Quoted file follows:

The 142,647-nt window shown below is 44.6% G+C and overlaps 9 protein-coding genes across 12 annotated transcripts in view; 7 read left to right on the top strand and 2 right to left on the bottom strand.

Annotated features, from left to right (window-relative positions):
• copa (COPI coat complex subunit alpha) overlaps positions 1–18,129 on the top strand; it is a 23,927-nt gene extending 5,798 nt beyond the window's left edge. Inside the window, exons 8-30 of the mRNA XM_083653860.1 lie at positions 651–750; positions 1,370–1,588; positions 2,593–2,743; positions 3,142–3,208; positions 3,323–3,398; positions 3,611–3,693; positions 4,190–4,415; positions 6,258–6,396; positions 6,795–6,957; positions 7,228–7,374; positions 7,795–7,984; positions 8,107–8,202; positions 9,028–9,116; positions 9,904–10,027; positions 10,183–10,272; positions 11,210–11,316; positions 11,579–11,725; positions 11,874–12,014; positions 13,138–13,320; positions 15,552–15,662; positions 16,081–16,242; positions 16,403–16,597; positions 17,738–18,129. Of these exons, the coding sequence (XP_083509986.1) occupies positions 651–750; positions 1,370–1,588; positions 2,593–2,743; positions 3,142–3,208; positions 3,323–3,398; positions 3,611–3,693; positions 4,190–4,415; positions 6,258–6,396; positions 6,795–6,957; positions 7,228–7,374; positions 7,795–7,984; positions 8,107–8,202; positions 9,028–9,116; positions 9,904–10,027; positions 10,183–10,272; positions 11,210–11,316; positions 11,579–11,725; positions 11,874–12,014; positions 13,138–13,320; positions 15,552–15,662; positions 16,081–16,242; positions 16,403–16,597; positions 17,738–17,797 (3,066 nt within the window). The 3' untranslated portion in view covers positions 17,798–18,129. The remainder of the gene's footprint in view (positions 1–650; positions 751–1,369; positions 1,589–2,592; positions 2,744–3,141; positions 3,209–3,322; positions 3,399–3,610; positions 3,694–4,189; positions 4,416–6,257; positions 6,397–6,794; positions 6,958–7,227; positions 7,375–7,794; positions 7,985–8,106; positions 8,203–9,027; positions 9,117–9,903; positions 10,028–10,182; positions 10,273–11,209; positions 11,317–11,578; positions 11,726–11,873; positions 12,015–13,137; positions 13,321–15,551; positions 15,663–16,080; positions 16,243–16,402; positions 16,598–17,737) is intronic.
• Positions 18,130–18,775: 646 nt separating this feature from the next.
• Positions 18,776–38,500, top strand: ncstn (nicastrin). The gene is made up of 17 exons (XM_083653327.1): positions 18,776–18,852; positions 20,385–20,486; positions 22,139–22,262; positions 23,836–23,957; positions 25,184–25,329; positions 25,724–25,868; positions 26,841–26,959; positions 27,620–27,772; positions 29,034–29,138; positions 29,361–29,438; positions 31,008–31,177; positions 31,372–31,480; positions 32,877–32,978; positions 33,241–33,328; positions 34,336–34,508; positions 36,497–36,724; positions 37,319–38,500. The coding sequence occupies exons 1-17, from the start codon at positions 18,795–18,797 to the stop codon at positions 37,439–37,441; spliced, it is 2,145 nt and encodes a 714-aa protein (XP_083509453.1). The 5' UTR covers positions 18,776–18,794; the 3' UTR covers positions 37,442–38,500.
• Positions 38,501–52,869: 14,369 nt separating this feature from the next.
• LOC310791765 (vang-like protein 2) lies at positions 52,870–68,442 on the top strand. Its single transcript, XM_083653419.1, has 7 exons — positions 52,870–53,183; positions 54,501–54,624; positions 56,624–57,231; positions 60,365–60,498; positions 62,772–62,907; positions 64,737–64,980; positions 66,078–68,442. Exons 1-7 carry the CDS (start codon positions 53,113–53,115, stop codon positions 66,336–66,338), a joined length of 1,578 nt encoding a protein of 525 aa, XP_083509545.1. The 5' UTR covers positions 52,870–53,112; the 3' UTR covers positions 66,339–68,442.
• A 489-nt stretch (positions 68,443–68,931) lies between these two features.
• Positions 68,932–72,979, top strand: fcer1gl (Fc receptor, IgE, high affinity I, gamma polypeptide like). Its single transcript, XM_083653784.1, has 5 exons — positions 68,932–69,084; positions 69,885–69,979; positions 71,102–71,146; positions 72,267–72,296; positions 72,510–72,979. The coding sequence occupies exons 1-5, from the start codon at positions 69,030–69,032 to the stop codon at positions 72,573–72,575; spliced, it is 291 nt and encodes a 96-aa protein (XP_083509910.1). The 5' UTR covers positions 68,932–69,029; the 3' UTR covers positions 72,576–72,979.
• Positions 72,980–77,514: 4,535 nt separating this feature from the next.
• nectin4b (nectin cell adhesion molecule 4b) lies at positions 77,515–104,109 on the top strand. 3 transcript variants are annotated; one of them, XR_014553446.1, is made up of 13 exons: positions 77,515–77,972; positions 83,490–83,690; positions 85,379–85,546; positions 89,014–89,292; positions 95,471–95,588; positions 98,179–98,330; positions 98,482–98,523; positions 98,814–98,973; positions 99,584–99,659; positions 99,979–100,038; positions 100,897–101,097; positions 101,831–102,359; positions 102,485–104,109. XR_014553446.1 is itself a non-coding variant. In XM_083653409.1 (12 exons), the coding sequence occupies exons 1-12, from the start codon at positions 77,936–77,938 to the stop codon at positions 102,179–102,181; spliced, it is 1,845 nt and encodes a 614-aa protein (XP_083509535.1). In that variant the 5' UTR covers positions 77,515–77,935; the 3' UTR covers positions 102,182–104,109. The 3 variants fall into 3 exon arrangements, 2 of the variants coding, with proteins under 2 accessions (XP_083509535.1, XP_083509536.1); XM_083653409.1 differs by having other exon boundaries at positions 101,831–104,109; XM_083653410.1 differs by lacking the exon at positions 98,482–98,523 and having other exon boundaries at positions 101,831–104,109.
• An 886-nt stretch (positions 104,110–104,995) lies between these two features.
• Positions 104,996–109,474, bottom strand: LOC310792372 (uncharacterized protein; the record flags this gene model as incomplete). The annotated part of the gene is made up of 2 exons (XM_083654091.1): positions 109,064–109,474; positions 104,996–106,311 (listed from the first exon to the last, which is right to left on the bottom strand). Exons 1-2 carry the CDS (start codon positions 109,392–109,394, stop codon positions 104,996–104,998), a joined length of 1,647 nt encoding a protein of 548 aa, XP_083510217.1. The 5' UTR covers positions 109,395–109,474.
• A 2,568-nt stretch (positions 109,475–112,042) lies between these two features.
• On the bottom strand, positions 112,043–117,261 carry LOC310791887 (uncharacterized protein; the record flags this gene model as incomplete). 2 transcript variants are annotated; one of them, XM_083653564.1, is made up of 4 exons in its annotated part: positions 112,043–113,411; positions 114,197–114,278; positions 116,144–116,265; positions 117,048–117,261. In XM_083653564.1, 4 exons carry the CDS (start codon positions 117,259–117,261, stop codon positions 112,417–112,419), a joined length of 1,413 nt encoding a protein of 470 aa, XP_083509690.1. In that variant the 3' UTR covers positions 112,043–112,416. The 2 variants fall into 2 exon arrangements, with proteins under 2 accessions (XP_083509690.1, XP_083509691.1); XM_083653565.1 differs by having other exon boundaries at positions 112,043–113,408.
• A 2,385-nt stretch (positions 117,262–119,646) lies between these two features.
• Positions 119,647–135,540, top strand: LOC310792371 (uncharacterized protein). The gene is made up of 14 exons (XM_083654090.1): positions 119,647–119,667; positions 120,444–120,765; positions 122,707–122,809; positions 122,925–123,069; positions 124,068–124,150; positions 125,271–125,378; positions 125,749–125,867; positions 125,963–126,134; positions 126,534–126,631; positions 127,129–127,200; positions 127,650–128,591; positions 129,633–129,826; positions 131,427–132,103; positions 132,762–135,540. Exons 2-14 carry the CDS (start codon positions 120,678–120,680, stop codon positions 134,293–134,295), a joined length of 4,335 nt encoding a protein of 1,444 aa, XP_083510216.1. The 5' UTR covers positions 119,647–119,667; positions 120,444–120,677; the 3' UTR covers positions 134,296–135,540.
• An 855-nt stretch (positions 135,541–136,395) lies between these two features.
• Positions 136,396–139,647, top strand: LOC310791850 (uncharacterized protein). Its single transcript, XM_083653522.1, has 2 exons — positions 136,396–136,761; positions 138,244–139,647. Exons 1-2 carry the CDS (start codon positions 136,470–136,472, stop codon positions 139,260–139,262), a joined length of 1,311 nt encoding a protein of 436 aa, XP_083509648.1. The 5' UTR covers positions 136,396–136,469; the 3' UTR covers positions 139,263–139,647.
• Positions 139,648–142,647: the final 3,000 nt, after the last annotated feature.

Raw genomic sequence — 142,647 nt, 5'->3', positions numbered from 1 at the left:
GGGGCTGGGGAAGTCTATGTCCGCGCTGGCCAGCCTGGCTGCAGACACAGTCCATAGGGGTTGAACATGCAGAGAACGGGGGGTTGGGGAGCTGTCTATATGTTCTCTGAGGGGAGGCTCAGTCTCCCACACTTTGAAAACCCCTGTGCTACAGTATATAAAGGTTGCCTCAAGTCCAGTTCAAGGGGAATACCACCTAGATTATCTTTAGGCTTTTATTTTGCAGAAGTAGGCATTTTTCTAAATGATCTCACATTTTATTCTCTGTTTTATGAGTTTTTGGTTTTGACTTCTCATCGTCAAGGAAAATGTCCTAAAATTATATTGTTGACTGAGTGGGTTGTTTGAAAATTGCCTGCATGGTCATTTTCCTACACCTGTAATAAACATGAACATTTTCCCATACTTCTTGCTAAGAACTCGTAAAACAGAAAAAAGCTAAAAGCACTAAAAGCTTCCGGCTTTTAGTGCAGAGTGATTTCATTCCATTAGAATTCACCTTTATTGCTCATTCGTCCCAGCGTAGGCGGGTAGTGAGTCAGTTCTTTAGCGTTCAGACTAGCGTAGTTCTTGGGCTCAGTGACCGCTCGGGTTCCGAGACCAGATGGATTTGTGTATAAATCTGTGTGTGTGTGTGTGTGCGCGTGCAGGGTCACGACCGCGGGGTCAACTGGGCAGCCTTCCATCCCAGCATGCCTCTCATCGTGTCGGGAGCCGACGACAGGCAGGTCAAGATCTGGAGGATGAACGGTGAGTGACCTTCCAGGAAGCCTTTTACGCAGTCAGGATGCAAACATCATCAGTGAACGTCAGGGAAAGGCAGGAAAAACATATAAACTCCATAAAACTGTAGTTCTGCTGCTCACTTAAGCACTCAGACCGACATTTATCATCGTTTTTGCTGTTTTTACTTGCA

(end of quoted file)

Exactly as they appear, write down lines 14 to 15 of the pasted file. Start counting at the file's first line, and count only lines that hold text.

• A 2,568-nt stretch (positions 109,475–112,042) lies between these two features.
• On the bottom strand, positions 112,043–117,261 carry LOC310791887 (uncharacterized protein; the record flags this gene model as incomplete). 2 transcript variants are annotated; one of them, XM_083653564.1, is made up of 4 exons in its annotated part: positions 112,043–113,411; positions 114,197–114,278; positions 116,144–116,265; positions 117,048–117,261. In XM_083653564.1, 4 exons carry the CDS (start codon positions 117,259–117,261, stop codon positions 112,417–112,419), a joined length of 1,413 nt encoding a protein of 470 aa, XP_083509690.1. In that variant the 3' UTR covers positions 112,043–112,416. The 2 variants fall into 2 exon arrangements, with proteins under 2 accessions (XP_083509690.1, XP_083509691.1); XM_083653565.1 differs by having other exon boundaries at positions 112,043–113,408.